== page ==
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PostPosted: Fri Apr 22, 2011 3:47 pm 
I've just started using my Fuji HS10 and am struggling to get focus for close-ups or when in macro mode. I find the manual confusing, or maybe I'm just losing grey matter as I get older!
Let's use the common example of photographing a bee on a flower. You can't get too close with the camera or you disturb the subject. So you may have a shooting distance of, say, 12inches. Whether in Auto or SRAuto more I have the same difficulties - I can't get it focused in non-macro mode (using manual or autofocus) and I can't get it focused in macro mode (using manual or autofocus) unless I pull way back from the subject and then lose any close-up shots. All this applies however the zoom is set. In autofocus mode if I half-press the shutter button, I can see the focus go from blurred to focused then to blurred again, but my shots are all blurred. I can't get focus to lock.
I am hand-holding the camera, which is how I aim to use it in all cases, carrying a tripod doesn't exactly go with a walk in the country or one of those occasions when you take the camera "just in case". So I understand that some shake might affect the focus - I do get the blur/camera shake symbol and sometimes !AF symbol for failure to focus - even at relatively low levels of zoom. However, I'd had no similar problems with my old Olympus when zooming in macro modes. I've been using Auto or SR Auto in order to let the camera make the most appropriate settings choices, so that I could concentrate on the focus. I really need to master this, since I often take such close-up shots, it's something I could do with my older, cheaper, simpler camera but not yet with my HS10.

I'd appreciate help from those who have gone before.


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PostPosted: Fri Apr 22, 2011 6:52 pm 
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Hi Alan,

I've deleted your duplicate post. Not a problem as you are new to our community but please take a moment to review our forum rules. Thanks.

Bob.

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Astrophotography: TEC 140 'scope, FLI ML16803 camera, ASA DDM60 Pro mount.


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PostPosted: Fri Apr 22, 2011 9:03 pm 
Alan81 - I've had an HS10 since mid last year, and so can agree that the critter takes a LOT of getting used-to! It certainly has its Fuji-isms and foibles. At times - even when you're busily avoiding the gimmicks and trick-functions Fuji loads it with - it can seem to have "a mind of its own".....

And that IS the hassle with it. Go through the Menus and turn "everything automatic" OFF. Start with the so-called "automatic" EVF-LCD switch - it'll drive you ga-ga if you leave it on. It's also a battery-hog.

(Change the EVF-LCD refresh rate from 30 to 60fps - and put the Brightness up 1 or 2 notches, to suit. Make sure the diopter adjuster on the left of the EVF suits your vision - even 1 click 'off' can blur the EVF.)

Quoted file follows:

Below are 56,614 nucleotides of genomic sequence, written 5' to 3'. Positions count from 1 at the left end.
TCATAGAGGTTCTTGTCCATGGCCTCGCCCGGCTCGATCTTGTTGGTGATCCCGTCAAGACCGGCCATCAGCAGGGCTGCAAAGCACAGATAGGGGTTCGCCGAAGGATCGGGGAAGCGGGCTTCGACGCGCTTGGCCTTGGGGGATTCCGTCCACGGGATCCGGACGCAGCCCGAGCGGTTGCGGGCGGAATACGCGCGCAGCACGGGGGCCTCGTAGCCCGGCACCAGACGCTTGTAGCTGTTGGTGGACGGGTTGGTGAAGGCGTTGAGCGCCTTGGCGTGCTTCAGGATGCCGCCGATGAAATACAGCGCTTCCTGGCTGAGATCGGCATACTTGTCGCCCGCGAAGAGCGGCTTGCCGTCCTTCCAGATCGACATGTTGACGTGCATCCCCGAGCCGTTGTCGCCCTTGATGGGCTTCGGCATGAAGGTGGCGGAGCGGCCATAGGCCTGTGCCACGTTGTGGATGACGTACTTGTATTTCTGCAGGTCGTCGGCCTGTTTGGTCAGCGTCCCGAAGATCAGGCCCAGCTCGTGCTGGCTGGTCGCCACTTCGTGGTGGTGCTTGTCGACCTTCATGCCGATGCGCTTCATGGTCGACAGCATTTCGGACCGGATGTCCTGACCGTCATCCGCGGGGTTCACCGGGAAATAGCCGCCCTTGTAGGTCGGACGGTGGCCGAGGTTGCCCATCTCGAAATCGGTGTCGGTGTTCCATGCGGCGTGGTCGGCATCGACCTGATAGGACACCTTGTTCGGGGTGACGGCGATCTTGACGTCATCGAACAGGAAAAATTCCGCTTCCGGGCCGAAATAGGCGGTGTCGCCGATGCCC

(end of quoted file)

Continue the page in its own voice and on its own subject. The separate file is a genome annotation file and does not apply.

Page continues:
Don't use the Auto or Program modes (well, Program if you have to - but turn the Auto and Ranges ISO off - set your ISO manually, top button of the 5 on the back-left of the camera.)

Get used to used Aperture Priority for things that don't move, or only very slowly - and Shutter Priority for anything above snail's-pace.

My camera-off and carry-mode is Shutter Priority. Don't be afraid to bump the ISO up to 200, even on a fairly bright day - to get the shutter-speed in Shutter Priority up. Noise at ISO 200 and 400 is very low for a P&S. On even a fairly bright cloudy day I'm switching between ISO 200 and 400 to keep shutter-speed at 1/250th and faster. Using 1/125th is okay - if you're holding steady.

As you've already discovered, the HS10 is VERY sensitive to "movement" with much zoom at all in use.

Don't be alarmed at using the Priority modes as this camera's "standard" functions instead of Auto and Program - as noted above - I use Shutter Priority almost in the same way as I use Program with my Canon SX10, for the usual offhand "snaps" - and when it's needed for moving objects, you're already in it - and just need to increase the shutter-speed up somewhat.

As for Macro - I was used to the Std Macro and Super Macro of the Canon SX10 - the HS10 of course, has to have a Fuji-ism for Macro, too... :D

Actually - it works well once you realise what it's doing. The Super Macro is almost "conventional" - for very close up - in the 10cm / 4" range. You'll find that if you are really close to the wee bug or such - 5cm / 2" - you'll get distortion at the corners and edges. Keep the target in the centre two-thirds of the image with JPEGs - or shoot RAW+JPEG and correct it in RAW post-processing. The distortion decreases rapidly if you increase the distance from lens to target - much less at about 6"+. (It's not like the Canon SX10/SX20 lens that has almost no Super Macro distortion at under 1cm...)

If you're like me - not accurate all the time - doing RAW+JPEG lets you know quickly after downloading which RAWs are worth processing...!